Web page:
Real-estate marketing executive Cam Good has some free advice for millennials who want to get ahead in life.
“If I was speaking to a young person who owned their car and rented their home, I would suggest to them that they’ve got it backwards,” Good, president of Key Marketing, told the Georgia Straight by phone. “Cars are a bad investment, and real estate is a good investment.”
That’s because the moment a motor vehicle is driven off the dealer’s lot, it starts diminishing in value. Housing, on the other hand, often increases in value. “My car has depreciated 15 percent per year on average,” Good stated. “And my home has appreciated five percent per year.”
Last month, Key Marketing announced an innovative approach that enables people to convert their car into home equity at a 61-unit project called InGastown.
They just have to drive their car to a presentation centre at 32 Water Street to have the vehicle’s value assessed. If they’re satisfied with the valuation, they can, for instance, put this amount toward a down payment on a 501-square-foot suite, which My Gastown Development is selling for $269,800.
According to Good, it’s the first time a company has marketed a condo in this way in Vancouver. And by early February, Key Marketing had fielded 238 applications from prospective buyers. “The average perceived car value [of the applicants] is $5,000,” he said.
Good mentioned that at the presentation centre, there were only three visitors per day on average before the car-for-condo program was announced. Afterward, this rose to 13 visitors per day. He described many of the applicants as “very switched-on 20-somethings” whose iPhones were more important to them than a motor vehicle.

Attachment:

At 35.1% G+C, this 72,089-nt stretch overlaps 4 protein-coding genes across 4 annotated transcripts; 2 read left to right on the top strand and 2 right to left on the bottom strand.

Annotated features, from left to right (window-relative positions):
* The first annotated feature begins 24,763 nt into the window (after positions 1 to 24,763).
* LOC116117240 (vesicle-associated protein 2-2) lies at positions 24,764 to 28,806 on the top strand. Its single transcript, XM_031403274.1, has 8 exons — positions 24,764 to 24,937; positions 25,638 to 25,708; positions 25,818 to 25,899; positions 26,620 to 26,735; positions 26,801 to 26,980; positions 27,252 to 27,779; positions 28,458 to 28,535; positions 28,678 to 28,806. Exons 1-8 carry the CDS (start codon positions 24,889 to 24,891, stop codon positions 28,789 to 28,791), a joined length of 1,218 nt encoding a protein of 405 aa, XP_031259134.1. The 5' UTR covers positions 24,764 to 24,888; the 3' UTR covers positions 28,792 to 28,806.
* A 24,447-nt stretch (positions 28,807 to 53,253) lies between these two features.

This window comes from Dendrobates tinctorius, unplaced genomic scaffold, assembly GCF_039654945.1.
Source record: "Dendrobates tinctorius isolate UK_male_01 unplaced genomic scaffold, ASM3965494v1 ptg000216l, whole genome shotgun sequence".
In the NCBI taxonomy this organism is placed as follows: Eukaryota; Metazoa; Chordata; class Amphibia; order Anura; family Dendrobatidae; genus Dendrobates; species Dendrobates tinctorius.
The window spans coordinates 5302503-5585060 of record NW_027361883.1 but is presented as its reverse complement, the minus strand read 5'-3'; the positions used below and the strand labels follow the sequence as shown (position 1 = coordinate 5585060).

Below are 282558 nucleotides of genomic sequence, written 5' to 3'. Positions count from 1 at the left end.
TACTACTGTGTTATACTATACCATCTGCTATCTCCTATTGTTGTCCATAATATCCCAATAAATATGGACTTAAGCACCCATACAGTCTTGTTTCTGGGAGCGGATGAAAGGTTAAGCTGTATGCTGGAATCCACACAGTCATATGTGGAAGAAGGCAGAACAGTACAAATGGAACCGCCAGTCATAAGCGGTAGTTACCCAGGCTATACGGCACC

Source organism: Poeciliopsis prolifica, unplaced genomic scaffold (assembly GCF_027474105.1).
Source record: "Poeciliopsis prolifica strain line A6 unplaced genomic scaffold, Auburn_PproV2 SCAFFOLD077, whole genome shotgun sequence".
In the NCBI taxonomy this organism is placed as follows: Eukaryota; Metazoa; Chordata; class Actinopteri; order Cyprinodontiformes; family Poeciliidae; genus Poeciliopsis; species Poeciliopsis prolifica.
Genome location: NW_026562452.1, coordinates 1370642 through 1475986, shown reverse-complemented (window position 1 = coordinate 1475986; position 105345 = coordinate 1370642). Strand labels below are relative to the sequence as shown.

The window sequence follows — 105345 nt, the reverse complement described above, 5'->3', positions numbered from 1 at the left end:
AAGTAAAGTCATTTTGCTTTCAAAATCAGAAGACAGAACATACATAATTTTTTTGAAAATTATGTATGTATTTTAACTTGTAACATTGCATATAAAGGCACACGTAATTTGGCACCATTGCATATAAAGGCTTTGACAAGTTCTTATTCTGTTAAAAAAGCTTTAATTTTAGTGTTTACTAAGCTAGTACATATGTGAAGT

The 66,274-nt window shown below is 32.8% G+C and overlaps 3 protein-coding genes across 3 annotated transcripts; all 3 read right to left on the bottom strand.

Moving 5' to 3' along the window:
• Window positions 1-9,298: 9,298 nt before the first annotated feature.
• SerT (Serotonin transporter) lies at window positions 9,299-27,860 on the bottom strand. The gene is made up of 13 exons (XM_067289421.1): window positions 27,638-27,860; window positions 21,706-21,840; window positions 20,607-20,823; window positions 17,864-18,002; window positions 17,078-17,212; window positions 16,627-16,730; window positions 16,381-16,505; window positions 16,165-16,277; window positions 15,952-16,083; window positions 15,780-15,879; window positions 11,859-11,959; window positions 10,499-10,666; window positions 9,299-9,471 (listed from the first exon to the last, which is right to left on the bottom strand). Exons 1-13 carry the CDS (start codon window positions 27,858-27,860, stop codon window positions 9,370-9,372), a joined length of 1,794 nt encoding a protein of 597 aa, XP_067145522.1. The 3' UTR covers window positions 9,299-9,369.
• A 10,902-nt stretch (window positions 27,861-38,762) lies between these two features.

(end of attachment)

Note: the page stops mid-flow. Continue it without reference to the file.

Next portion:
“They’re mostly involved in high-tech start-ups,” he said. “They could be living car-free, because Gastown is a very walkable neighbourhood. And because this building has no parking, it’s a perfect fit for them.”
Of those who filed applications, Good revealed that 31 percent were already living rent-free. This meant they were likely living under the same roof as their parents. Among those saying they were tenants, their average monthly rent was $1,241. Another statistic: renters who expressed interest in the building said they could currently save, on average, about $500 per month above their rent.
However, many hadn’t set aside funds for a down payment, which is why the car-for-condo concept resonated with them. To reach the required five-percent down payment, 61 percent of applicants would have to turn over their cars.
According to Good, here’s how the math works: if someone has a car worth $5,700, Vancity will offer a mortgage, provided the buyer can pay $500 per month over the next 16 months. With a total of $13,700, the purchaser meets the required five-percent down payment.
Good noted that Vancity recognizes that if people get rid of their car, their monthly living expenses will go down. This makes it more likely that they’ll be able to pay down a home mortgage.
The car-for-condo marketing plan comes at a time when young people are driving far less than previous generations did at their age. Toronto-based architect and urban designer Ken Greenberg, author of Walking Home: The Life and Lessons of a City Builder, has tracked this phenomenon.
Last year in an interview with the Straight, Greenberg said that across North America, 26 percent of those between 16 and 34 years old haven’t bothered getting a driver’s licence. He said that many of them want to live in walkable neighbourhoods built before the Second World War.
In 2011, 31 percent of B.C. residents between the ages of 18 and 24 did not have a driver’s licence—up from 21 percent 15 years earlier—according to ICBC statistics. Meanwhile, Mark Betteridge, executive director and CEO of Discovery Parks (which leases space to tech companies) said in a January speech to the Urban Development Institute that many high-tech workers are incredibly resistant to commuting.
“We had an individual recently who defined commuting as going from Yaletown to Great Northern Way—and would not accept a job—even on a bike,” Betteridge said.
This is who Key Marketing is chasing—young people intent on walking rather than driving. And their numbers appear to be growing.